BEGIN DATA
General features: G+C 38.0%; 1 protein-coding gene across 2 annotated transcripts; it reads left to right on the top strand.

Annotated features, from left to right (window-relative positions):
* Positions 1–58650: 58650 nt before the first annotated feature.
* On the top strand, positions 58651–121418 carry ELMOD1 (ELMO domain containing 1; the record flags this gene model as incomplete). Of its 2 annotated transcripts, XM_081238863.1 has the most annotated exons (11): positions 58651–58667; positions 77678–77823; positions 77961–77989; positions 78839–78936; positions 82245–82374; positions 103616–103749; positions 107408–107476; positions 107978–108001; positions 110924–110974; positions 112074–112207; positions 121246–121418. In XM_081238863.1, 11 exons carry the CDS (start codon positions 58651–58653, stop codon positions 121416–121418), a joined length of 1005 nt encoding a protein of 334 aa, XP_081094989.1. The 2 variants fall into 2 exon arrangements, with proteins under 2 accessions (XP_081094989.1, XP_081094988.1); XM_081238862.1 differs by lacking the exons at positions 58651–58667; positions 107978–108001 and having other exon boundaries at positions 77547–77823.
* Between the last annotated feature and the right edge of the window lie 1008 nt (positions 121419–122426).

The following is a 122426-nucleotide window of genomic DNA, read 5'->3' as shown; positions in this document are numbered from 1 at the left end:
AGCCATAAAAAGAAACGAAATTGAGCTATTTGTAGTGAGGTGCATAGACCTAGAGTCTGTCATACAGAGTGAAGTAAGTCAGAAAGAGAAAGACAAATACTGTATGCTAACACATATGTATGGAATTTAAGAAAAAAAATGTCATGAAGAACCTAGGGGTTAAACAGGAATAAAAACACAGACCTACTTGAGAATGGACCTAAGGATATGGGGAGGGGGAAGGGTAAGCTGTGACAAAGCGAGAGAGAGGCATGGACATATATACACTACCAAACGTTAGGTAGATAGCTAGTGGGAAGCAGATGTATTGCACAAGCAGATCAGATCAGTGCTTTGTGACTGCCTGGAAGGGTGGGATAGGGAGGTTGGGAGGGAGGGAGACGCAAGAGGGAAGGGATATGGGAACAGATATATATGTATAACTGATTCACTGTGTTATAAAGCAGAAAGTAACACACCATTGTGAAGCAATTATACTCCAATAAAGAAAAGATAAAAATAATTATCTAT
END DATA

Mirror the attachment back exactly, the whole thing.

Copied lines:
General features: G+C 38.0%; 1 protein-coding gene across 2 annotated transcripts; it reads left to right on the top strand.

Annotated features, from left to right (window-relative positions):
* Positions 1–58650: 58650 nt before the first annotated feature.
* On the top strand, positions 58651–121418 carry ELMOD1 (ELMO domain containing 1; the record flags this gene model as incomplete). Of its 2 annotated transcripts, XM_081238863.1 has the most annotated exons (11): positions 58651–58667; positions 77678–77823; positions 77961–77989; positions 78839–78936; positions 82245–82374; positions 103616–103749; positions 107408–107476; positions 107978–108001; positions 110924–110974; positions 112074–112207; positions 121246–121418. In XM_081238863.1, 11 exons carry the CDS (start codon positions 58651–58653, stop codon positions 121416–121418), a joined length of 1005 nt encoding a protein of 334 aa, XP_081094989.1. The 2 variants fall into 2 exon arrangements, with proteins under 2 accessions (XP_081094989.1, XP_081094988.1); XM_081238862.1 differs by lacking the exons at positions 58651–58667; positions 107978–108001 and having other exon boundaries at positions 77547–77823.
* Between the last annotated feature and the right edge of the window lie 1008 nt (positions 121419–122426).

The following is a 122426-nucleotide window of genomic DNA, read 5'->3' as shown; positions in this document are numbered from 1 at the left end:
AGCCATAAAAAGAAACGAAATTGAGCTATTTGTAGTGAGGTGCATAGACCTAGAGTCTGTCATACAGAGTGAAGTAAGTCAGAAAGAGAAAGACAAATACTGTATGCTAACACATATGTATGGAATTTAAGAAAAAAAATGTCATGAAGAACCTAGGGGTTAAACAGGAATAAAAACACAGACCTACTTGAGAATGGACCTAAGGATATGGGGAGGGGGAAGGGTAAGCTGTGACAAAGCGAGAGAGAGGCATGGACATATATACACTACCAAACGTTAGGTAGATAGCTAGTGGGAAGCAGATGTATTGCACAAGCAGATCAGATCAGTGCTTTGTGACTGCCTGGAAGGGTGGGATAGGGAGGTTGGGAGGGAGGGAGACGCAAGAGGGAAGGGATATGGGAACAGATATATATGTATAACTGATTCACTGTGTTATAAAGCAGAAAGTAACACACCATTGTGAAGCAATTATACTCCAATAAAGAAAAGATAAAAATAATTATCTAT